We’ve embraced technology when it comes to urban transport leveraging ride hailing applications for personal transport as well as the delivery of packages of all sorts right to our doorstep. And yet, our national road transport system is surprisingly analog.

This article was first published in The Mint. You can read the original at this link.

We are today just a click away from anything we want. Entire ecosystems have been built to get us the things we want in the shortest possible time and at the lowest cost. As a result, we have seen a rapid proliferation of warehouses, optimally located to ensure that fast-moving products reach their intended recipients as quickly as possible. As well as massive global sourcing enterprises that are constantly on the look-out for sellers who stock products as diverse as desk ornaments and the desks on which they sit.

Behind all this is a largely unseen transportation and logistics industry that works silently in the background to move these packages from place to place. This, given the demand, takes place at a frequency unprecedented in human history and using a number of different modes.

Among these, by far the most common is overland transport—where trucks of all shapes and sizes are used to move packages cross-country or from warehouses to the nearest distribution point. But it is within this leg of the supply chain that there exist inefficiencies that need to be urgently addressed.

Empty Miles

The scourge of overland transport is, what is referred to within the industry as “empty miles"—the distance a freight truck has to travel carrying no cargo. In 2020, this accounted for nearly 20% of the total road freight transport in Europe alone—a number which by all accounts is not much better in other countries. Industry leaders wryly point out that the most-shipped good on the planet is air. Apart from not earning the company any revenue every time they return home empty, it is estimated that trucks that run empty emit as much as 76 million metric tons of CO2 every year.

Carriers are trying to take steps to improve the situation. Wherever possible, they are looking to improve network planning to consolidate shipments into larger and larger containers in an effort to reduce the number of empty containers being used.

But this can only go so far. Some shipments, particularly the more specialised ones, are one-way only, leaving the truck no option but to return to its origin with no cargo. This is further complicated by the fact that much of the industry remains, to this day, painfully analog—relying on paper manifests and third party brokers for various legs of the journey. When recorded in this format and intermediated by third party brokers, it is highly unlikely that any empty miles that exist will be capable of being monetised. As a result, the demand for empty trucks remains unfulfilled even as trucks continue to drive back empty.

This, if you think about it, is a problem we already know how to solve.

Uberisation of Transport

No more than a decade ago, you could have been waiting to hail a taxi on a road when just one road down there could have been a long queue of empty taxi cabs that were similarly waiting for a fare to find them. We no longer worry about that because mobile applications like Uber and Ola leveraged the GPS capabilities of modern smartphones to find a way to bring the demand (us) to meet the supply (taxis). If we could find taxis for humans, should we not be able to find cargo for empty trucks?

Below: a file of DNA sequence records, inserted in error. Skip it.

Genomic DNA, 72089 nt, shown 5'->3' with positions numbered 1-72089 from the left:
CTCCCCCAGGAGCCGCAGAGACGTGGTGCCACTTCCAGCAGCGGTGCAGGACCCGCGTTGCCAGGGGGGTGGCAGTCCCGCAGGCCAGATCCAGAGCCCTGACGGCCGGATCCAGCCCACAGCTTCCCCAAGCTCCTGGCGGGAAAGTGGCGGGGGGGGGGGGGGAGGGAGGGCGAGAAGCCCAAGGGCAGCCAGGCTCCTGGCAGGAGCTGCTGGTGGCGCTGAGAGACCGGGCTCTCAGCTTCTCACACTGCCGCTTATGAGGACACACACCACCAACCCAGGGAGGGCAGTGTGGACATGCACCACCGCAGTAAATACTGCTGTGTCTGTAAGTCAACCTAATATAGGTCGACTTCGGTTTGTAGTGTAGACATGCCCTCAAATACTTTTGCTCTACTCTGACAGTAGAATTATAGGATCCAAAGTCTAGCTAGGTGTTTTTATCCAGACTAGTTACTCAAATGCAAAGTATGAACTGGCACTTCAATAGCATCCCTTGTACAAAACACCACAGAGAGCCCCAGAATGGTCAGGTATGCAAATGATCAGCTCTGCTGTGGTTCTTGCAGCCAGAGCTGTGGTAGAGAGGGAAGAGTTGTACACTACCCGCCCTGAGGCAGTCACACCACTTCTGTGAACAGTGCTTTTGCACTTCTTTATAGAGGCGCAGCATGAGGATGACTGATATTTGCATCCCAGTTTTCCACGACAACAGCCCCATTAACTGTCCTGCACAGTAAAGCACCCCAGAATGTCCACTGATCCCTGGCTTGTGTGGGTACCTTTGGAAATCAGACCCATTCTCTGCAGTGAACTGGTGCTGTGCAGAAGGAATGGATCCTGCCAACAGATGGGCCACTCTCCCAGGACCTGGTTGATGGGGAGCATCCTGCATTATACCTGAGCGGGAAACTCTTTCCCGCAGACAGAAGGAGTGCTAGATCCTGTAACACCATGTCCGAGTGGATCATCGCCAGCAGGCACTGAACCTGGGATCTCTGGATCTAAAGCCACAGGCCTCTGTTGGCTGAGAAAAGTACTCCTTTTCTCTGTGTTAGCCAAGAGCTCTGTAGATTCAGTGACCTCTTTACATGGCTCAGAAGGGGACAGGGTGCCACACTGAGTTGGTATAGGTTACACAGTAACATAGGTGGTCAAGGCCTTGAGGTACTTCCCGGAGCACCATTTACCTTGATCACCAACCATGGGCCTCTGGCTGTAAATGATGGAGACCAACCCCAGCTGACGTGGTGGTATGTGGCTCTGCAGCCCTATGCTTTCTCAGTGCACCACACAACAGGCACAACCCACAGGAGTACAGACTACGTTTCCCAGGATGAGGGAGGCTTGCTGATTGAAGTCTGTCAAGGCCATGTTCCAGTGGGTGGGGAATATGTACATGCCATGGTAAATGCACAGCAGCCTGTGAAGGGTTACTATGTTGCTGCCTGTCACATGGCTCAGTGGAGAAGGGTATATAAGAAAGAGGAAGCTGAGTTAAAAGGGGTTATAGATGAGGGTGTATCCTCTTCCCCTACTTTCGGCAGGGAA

In an article that appeared in this column over six years ago, I had argued for the “Uberisation" of national transport:

“It’s hard to comprehend, why technologies which have proven so successful in managing movement within the city, are not being deployed for the journeys between them. Why, for instance, do truck drivers still have to transport the same cargo trailer from the origin of the journey to its end. Would it not be more efficient if trailers were designed to be transported using a hub-and-spoke model where trucks move trailers from one hub to the next instead of all the way across the country."

While the particular solution I was arguing in favour of remains unfulfilled, we have today a brand new digital public infrastructure (DPI) in the logistics space that could prove to be promising.

DPI for Logistics

The Unified Logistics Interface Platform is an Application Programming Interface (API)-based data exchange system that has been designed to enable innovative solutions in the logistics sector in India. While its APIs currently offer only basic information—vehicle and driver data as well as eWay bill numbers—that can be used to track consignments across multi-modal transport services till they reach their final destination, it is possible to see how this digital infrastructure could be adapted to solve the empty mile problem.

We could, for instance, identify all the transport vehicles at a given location that are scheduled to return unladen to their home location so that any consignor looking for a truck to transport their goods in that general destination has a set of transporters they can choose from. If this information is made available through an open API accessible by any logistics provider, it would be possible to find a way to bring demand to meet supply.

Elsewhere in the world, this is a problem private companies are looking to solve. They are entering into arrangements with logistics companies and consignors to bridge the gap between supply and demand.

This, in a country as vast as India with its disorganised and distributed transportation industry, is unlikely to succeed. What will work, however, is a population-scale DPI that makes this data accessible through open protocols, which private entrepreneurs can use to build solutions that work at scale.